The CBC has decided not to broadcast Ontario’s municipal election results live on television. The elections at the local level in cities and towns throughout Canada’s most populous province take place Monday, Oct. 22. The public broadcaster says it cannot afford the advertising revenue it would lose by pre-empting popular prime-time shows like Murdoch Mysteries in its biggest market.
Daniel Bernhard, executive director and spokesperson for Friends of Canadian Broadcasting, is a big supporter of CBC, but does not like this decision one little bit.
“Canadians expect our public broadcaster to behave like a public broadcaster. Private companies put advertisers first. CBC should put citizens first,” he said.
Catherine Tait has only been president of the CBC for a few months, but has had generally good reviews so far. She is a good communicator and can boast she is the only CBC president with a background in hands-on television production.
The decision on election night in Ontario is a major blunder. It is pennywise and pound foolish in the extreme. CBC spokespeople say the corporation will cover the elections on radio and the Internet. That is not the same as what has become the gold standard of election night coverage -- live television.
When one of the most vocal supporters of an organization -- in this case, the Friends of Canadian Broadcasting -- feels the need to publicly chastise it, that organization should worry.
Worse, the politicians in Ottawa who vote on the CBC’s annual budget have taken note.
At a recent Senate committee hearing on the future of broadcasting and telecommunications, the CBC’s clumsy and ill-timed decision was a topic of considerable comment -- none of it kind.
Many politicians in Ottawa are already dubious about the CBC. Some are outrageously ideological and do not think the government should be spending money on a service the private sector can quite adequately provide, in their view. Others are supportive in principle, but often feel frustrated by the public broadcaster. They have historically complained, for instance, that when news happens, private broadcasters send one crew, but the CBC sends four or five. That may be more than a bit unfair, given the CBC operates radio and television networks in two languages.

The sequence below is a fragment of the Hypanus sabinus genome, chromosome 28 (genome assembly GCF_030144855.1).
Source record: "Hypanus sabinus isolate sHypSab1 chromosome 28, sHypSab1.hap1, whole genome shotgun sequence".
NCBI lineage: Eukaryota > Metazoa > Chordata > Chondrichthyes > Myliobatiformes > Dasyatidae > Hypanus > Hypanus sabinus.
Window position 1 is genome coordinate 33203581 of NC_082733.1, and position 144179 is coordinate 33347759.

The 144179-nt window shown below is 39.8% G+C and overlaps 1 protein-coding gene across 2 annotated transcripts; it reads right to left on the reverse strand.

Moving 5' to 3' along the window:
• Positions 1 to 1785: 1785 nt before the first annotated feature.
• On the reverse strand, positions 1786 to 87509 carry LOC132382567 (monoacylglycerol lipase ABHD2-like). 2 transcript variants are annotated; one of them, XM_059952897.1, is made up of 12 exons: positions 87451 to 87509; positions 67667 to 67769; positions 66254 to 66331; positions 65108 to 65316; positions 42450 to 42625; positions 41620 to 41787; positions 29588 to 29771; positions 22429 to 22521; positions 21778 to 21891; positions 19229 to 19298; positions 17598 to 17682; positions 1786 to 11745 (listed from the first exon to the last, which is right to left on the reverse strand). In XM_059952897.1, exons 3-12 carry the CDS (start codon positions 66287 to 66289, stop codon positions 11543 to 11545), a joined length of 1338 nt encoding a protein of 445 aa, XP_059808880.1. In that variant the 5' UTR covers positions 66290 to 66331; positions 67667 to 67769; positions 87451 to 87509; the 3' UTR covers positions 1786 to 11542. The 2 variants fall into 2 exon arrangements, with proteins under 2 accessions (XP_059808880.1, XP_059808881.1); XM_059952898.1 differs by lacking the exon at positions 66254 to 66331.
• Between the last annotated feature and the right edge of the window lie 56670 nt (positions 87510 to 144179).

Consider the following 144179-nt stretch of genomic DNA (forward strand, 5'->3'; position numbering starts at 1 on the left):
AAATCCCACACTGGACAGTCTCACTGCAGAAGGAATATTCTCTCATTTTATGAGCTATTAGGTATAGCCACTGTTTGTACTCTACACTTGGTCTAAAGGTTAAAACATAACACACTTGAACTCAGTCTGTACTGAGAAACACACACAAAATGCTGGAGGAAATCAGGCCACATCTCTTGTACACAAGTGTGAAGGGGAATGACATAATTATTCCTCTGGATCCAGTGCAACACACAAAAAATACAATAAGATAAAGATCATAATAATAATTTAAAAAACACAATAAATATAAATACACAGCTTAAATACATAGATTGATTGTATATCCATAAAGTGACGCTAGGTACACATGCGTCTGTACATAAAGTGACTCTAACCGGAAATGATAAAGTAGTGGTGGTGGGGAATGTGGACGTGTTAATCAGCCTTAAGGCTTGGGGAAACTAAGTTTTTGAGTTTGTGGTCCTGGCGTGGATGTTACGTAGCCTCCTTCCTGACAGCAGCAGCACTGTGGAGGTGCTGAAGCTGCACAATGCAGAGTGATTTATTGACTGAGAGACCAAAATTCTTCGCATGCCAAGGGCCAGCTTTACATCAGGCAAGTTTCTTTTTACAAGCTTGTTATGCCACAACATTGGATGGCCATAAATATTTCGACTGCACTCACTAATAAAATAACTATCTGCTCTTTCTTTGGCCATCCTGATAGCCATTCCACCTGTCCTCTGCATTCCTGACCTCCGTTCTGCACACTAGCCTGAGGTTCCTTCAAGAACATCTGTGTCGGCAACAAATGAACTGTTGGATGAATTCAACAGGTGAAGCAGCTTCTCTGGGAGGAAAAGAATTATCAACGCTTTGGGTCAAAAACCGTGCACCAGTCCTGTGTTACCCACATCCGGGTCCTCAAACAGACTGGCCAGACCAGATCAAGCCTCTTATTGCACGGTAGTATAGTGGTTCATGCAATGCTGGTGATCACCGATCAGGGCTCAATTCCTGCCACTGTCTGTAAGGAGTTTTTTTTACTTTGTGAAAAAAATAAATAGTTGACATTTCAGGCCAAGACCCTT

But politicians have other, less refutable complaints. For instance, a good many are not happy the CBC refused to carry any of the leaders’ debates during the last federal election campaign. There is back-story to that, of course. It dates back to when former prime minister Stephen Harper refused to take part in debates organized, as they had been for decades, by a consortium of broadcasters. Harper accepted invitations from others, including the Globe and Mail and the Munk Centre.
There was some justification for the CBC to balk at carrying programing of any kind over which it had no control. However, the other party leaders did take part in the debates and the CBC could have decided the public’s need for information outweighed its own need for control. In Ottawa, politicians have not forgotten what many of them view as an arrogant and heedless decision by the public broadcaster.
The lesson here is that the corporation has to really watch its backside when contemplating moves that might offend the political class.
CBC’s defenders in Parliament try to counter the free enterprise fundamentalists’ arguments by pointing to the unique public service mandate of the corporation. The CBC undercuts those defenders when it decides to so flagrantly abandon its public-service responsibilities in favour of a few dollars of ad revenue.
After a good few months, the choice the corporation made on the election in Toronto, and every other Ontario municipality, now puts the CBC’s new president way behind the 8-ball. It is especially damaging for Tait because her most concrete and prominent commitment upon taking on her new role was to re-invest in local programing, especially local news and public affairs programing.
Whoever advised Tait on this gave her utterly dumb advice. She might consider finding some new advisers, and soon.
Karl Nerenberg has been a journalist and filmmaker for more than 25 years. He is rabble's politics reporter.
Photo: City of Toronto/Facebook
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